Model # 24390

Internet #100197837

Store SKU #460287

Tapcon 1/4 in. x 3-3/4 in. Phillips-Flat-Head Concrete Anchors (25-Pack)
0092097243903

Tapcon

1/4 in. x 3-3/4 in. Phillips-Flat-Head Concrete Anchors (25-Pack)

$1294 /each

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Package Quantity
25
Fastener length (in.)
3.75

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Product Overview

As the original Concrete screw anchor that revolutionized the construction world, Tapcon brand Concrete anchors deliver the ease of use, superior precision and the unparalleled performance that professionals demand. Tapcon Concrete screw anchors draw from its unique ability to TAP its own threads into Concrete, making it an excellent alternative to expansion anchors, plugs, and lag shields. Use Tapcon Concrete screw anchors for installing sill plates, electrical equipment, furring strips, and many other applications that require fastening into brick, block, or Concrete.

  • Works in all masonry-based material including concrete, block, or brick
  • Use these screws for a variety of projects including fixing sill plates, electrical equipment, 2x4's, and many other fixtures to masonry
  • Climaseal blue coating delivers long-lasting corrosion protection
  • Chisel edges accurately cut threads into concrete allowing for consistent driving performance and back holding power
  • Advanced threadform reduces installation torque by 30%, allowing for use in a wider range of materials
  • A reputation for quality, strength and ease of installation from industry professionals
  • Approved for use in ACQ treated lumber
  • To install, use a 3/16 in. carbide-tipped Tapcon drill bit to drill pilot hole

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Customer Questions & Answers

how many pounds will four of these support in concrete siding?

Asked by: lyndahoney
Since we don’t know the strength of the material, we can only reference (2) documents for your use. These documents outline conditions such as spacing requirements, etc. to get certain loads. 1. For Concrete attachment http://www.itwredhead.com/pdfs/Red_Head_approvals/ESR-2202_revised_March_2015.pdf 2. For Masonry attachment http://tapcon.com/documents/ESR-1671.pdf
Answered by: Paslode
Date published: 2015-09-20
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Customer Reviews

1/4 in. x 3-3/4 in. Phillips-Flat-Head Concrete Anchors (25-Pack) is rated 3.5 out of 5 by 2.
Rated 2 out of 5 by from Tried these to put 2x4 plate to concrete floor. Did not go well. I drilled the recommended size h... Tried these to put 2x4 plate to concrete floor. Did not go well. I drilled the recommended size hole to the recommended size depth and you couldn't get the screw to go all the way in. Either they would break or strip the hex head. Try the flat head? Good luck with that! Flat heads don't work that well with that kind of torque needed. One of the screws I got to about 1/2" before going all the way......soooooo close!! Oh well. Guess I'll try lag shields and bolts.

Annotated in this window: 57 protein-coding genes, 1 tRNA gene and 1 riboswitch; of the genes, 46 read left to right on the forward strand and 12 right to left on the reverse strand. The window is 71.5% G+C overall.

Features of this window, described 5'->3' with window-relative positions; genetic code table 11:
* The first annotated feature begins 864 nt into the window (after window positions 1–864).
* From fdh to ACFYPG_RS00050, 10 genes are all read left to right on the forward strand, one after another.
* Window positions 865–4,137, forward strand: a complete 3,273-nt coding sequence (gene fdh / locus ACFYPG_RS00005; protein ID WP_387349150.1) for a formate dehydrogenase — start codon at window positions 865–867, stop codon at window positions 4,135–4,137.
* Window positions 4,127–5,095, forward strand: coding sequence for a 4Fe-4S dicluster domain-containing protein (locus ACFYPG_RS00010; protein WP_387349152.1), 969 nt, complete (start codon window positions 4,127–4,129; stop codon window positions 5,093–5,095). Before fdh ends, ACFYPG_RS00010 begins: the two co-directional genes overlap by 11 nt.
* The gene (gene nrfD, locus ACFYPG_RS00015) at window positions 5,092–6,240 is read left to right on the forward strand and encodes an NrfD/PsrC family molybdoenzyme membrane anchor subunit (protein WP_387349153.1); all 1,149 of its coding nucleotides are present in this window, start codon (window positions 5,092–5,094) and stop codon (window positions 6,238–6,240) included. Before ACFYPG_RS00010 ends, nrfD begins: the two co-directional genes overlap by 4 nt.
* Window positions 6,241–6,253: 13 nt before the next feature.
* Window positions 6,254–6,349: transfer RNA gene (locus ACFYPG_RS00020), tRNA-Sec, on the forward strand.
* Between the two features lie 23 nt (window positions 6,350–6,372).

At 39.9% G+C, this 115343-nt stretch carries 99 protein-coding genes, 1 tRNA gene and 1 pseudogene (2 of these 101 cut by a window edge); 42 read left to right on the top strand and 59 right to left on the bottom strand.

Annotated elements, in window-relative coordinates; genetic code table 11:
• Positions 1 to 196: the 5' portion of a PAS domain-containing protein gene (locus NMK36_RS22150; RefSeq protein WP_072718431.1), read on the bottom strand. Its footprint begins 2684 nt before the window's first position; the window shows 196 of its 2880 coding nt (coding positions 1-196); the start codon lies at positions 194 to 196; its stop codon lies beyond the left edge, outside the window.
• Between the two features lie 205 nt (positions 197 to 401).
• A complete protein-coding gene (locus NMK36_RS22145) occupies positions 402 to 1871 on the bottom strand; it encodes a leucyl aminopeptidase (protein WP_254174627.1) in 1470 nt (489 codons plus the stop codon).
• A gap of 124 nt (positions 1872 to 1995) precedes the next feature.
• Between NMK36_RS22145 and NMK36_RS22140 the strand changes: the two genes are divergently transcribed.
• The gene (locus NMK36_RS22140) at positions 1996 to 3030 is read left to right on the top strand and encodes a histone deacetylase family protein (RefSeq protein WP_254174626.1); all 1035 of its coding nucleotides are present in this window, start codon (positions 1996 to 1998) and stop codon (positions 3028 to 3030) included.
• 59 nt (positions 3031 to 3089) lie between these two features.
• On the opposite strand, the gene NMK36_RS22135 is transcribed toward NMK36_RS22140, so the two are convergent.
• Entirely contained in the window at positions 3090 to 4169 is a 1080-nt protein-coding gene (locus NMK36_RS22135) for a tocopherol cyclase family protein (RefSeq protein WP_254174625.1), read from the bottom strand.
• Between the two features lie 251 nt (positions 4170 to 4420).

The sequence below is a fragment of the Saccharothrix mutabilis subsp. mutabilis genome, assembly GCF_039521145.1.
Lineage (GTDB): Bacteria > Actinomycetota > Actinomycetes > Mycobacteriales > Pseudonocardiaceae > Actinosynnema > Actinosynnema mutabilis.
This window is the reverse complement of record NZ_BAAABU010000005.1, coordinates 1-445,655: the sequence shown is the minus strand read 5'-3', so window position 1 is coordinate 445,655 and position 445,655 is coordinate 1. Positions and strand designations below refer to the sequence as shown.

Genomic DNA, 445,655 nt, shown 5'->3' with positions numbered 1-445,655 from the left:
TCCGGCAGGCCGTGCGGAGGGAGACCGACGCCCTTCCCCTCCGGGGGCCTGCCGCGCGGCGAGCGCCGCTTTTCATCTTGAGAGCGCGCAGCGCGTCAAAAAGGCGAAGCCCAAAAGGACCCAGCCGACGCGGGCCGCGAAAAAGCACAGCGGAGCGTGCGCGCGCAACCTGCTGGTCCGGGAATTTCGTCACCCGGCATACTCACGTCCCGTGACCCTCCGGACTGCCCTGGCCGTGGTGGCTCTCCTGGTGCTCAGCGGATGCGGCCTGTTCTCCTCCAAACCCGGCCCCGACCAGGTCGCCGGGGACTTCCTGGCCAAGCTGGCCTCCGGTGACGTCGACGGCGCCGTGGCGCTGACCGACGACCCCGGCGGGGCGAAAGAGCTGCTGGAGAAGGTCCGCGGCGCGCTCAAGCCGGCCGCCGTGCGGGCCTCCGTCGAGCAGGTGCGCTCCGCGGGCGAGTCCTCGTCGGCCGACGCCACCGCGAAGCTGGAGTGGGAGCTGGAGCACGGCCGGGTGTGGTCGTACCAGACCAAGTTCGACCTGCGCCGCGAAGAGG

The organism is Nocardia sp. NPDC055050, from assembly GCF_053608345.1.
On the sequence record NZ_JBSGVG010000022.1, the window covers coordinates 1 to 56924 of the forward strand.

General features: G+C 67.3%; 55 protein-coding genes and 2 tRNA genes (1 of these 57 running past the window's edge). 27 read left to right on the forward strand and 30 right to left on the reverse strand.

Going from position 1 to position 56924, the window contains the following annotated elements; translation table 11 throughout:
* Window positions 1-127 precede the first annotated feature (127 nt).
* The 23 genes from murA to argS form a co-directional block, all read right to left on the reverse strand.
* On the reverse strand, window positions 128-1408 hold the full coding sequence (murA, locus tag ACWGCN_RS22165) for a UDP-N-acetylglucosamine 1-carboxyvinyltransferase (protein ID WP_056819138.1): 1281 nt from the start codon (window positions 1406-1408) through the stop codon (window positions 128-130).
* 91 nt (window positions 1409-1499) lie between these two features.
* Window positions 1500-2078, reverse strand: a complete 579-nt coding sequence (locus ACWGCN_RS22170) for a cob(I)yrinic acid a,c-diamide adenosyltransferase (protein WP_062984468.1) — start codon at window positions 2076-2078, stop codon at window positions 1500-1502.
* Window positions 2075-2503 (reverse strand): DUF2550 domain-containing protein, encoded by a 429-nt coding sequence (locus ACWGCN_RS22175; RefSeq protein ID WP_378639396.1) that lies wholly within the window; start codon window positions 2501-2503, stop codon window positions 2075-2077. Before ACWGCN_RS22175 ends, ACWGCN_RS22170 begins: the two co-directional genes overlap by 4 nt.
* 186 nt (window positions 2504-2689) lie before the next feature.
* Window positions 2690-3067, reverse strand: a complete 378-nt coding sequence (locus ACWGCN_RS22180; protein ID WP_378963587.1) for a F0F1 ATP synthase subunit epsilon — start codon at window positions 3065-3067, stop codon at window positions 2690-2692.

Date published: 2016-11-13
Rated 5 out of 5 by from Excellent Anchors, Don't Break I used these to put 2-inch XPS insulation around the wall in my basement. I cut notches in the insulation and inset wood strips, so I ended up with a flush surface. I used a DeWalt impact driver to set the anchors. Out of 150 anchors I didn't break any, even though I was driving them into a poured concrete wall. Admittedly I only drove them 1-3/4 inches, but I still didn't break any of them. I learned a few things. That main thing is not to let your drill bit overheat. I broke the first bit within the first ten minutes when I was determined to put an anchor in a particular spot and overheated it. Then I got a small can of water and after every eight or ten seconds I dipped the bit in water. It lasted through the rest of the project. The next thing is to not get determined to set an anchor in an exact spot. In my case, I could tell when I ran into a large stone within the concrete. Trying to drill through the stone was difficult, and setting the anchor through the stone was next to impossible. Just move over an inch or so and start over. Unless it's absolutely critical that you get the maximum holding strength out of the anchors, if you can't drive them the full depth, instead of driving them until they stall or break, just beat them in the last bit with a hammer. Works great. Overall, I'm very happy with the end result.
Date published: 2013-12-16
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